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      Renal Parenchymal Hypoxia, Hypoxia Response and the Progression of Chronic Kidney Disease

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          Renal parenchymal hypoxia, documented under a variety of clinical conditions, conceivably contributes to the progression chronic kidney disease. In this review, normal physiologic medullary hypoxia and abnormal profiles of renal pO(2) in chronic kidney diseases are presented, and the mechanisms leading to anomalous renal tissue oxygenation are discussed. Direct measurements of pO(2) with oxygen electrodes, immunostaining with pimonidazole (which binds to regions with very low pO(2)), or the detection of hypoxia-inducible factor (HIF)-alpha (which accumulates in hypoxic regions, initiating hypoxia-adaptive responses), all serve to detect the distribution and extent of renal parenchymal hypoxia under experimental settings. The use of BOLD MRI as a noninvasive tool, detecting deoxygenated hemoglobin in hypoxic renal tissues, has evolved from experimental settings to human studies. All these modalities indicate that abnormal renal oxygenation develops under conditions such as chronic glomerular, tubulointerstitial or renovascular disease, in diabetes, hypertension, aging, renal hypertrophy, anemia or obstructive uropathy. Abnormal renal tissue hypoxia modifies the pattern of regional gene expression, evoking a host of adaptive and renoprotective pathways (such as HIF-mediated erythropoietin or heme-oxygenase-1), in parallel with the induction of potentially harmful mediators that participate in the progression of chronic kidney injury. Slowing the progression of chronic kidney disease may be achieved by a better understanding of these parallel processes and the accomplishment of a selective control of such protective and maladaptive responses. Copyright 2008 S. Karger AG, Basel.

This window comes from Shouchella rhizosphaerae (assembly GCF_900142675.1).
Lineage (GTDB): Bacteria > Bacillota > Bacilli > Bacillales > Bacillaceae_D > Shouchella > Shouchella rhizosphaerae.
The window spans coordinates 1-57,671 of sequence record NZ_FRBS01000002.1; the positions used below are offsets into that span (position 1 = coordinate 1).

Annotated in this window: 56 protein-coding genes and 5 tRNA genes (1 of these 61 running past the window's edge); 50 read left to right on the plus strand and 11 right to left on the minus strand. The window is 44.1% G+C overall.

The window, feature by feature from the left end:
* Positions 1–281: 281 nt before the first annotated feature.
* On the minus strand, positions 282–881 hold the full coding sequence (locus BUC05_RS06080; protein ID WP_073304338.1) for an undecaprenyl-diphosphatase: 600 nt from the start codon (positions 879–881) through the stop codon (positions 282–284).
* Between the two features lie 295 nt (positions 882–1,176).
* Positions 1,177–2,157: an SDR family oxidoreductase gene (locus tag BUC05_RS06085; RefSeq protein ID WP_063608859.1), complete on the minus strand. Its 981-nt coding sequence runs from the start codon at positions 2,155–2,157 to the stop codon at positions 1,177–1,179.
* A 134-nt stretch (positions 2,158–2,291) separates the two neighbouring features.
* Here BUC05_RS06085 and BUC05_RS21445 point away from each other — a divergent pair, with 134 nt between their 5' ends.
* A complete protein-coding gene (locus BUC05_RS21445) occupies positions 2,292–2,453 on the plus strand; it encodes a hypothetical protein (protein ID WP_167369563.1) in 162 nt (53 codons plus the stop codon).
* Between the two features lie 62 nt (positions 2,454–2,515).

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          Chronic hypoxia and tubulointerstitial injury: a final common pathway to end-stage renal failure.

          Recent studies emphasize the role of chronic hypoxia in the tubulointerstitium as a final common pathway to end-stage renal failure. When advanced, tubulointerstitial damage is associated with the loss of peritubular capillaries. Associated interstitial fibrosis impairs oxygen diffusion and supply to tubular and interstitial cells. Hypoxia of tubular cells leads to apoptosis or epithelial-mesenchymal transdifferentiation. This in turn exacerbates fibrosis of the kidney and subsequent chronic hypoxia, setting in train a vicious cycle whose end point is ESRD. A number of mechanisms that induce tubulointerstitial hypoxia at an early stage have been identified. Glomerular injury and vasoconstriction of efferent arterioles as a result of imbalances in vasoactive substances decrease postglomerular peritubular capillary blood flow. Angiotensin II not only constricts efferent arterioles but, via its induction of oxidative stress, also hampers the efficient utilization of oxygen in tubular cells. Relative hypoxia in the kidney also results from increased metabolic demand in tubular cells. Furthermore, renal anemia hinders oxygen delivery. These factors can affect the kidney before the appearance of significant pathologic changes in the vasculature and predispose the kidney to tubulointerstitial injury. Therapeutic approaches that target the chronic hypoxia should prove effective against a broad range of renal diseases. Current modalities include the improvement of anemia with erythropoietin, the preservation of peritubular capillary blood flow by blockade of the renin-angiotensin system, and the use of antioxidants. Recent studies have elucidated the mechanism of hypoxia-induced transcription, namely that prolyl hydroxylase regulates hypoxia-inducible factor. This has given hope for the development of novel therapeutic approaches against this final common pathway.
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            Pathophysiology of progressive nephropathies.

             T Bertani,  G. Remuzzi (1998)
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              Hypoxia of the renal medulla--its implications for disease.


                Author and article information

                Am J Nephrol
                American Journal of Nephrology
                S. Karger AG
                October 2008
                18 July 2008
                : 28
                : 6
                : 998-1006
                aDepartments of Medicine, Hadassah Hospitals, Mt. Scopus and Ein Kerem and Hebrew University Medical School, Jerusalem, Israel; bDepartment of Pathology, Beth Israel Deaconess Medical Center and Harvard Medical School, Boston, Mass., USA; cNephrology and Medical Intensive Care, Charité University Clinic, Berlin, Germany
                146075 Am J Nephrol 2008;28:998–1006
                © 2008 S. Karger AG, Basel

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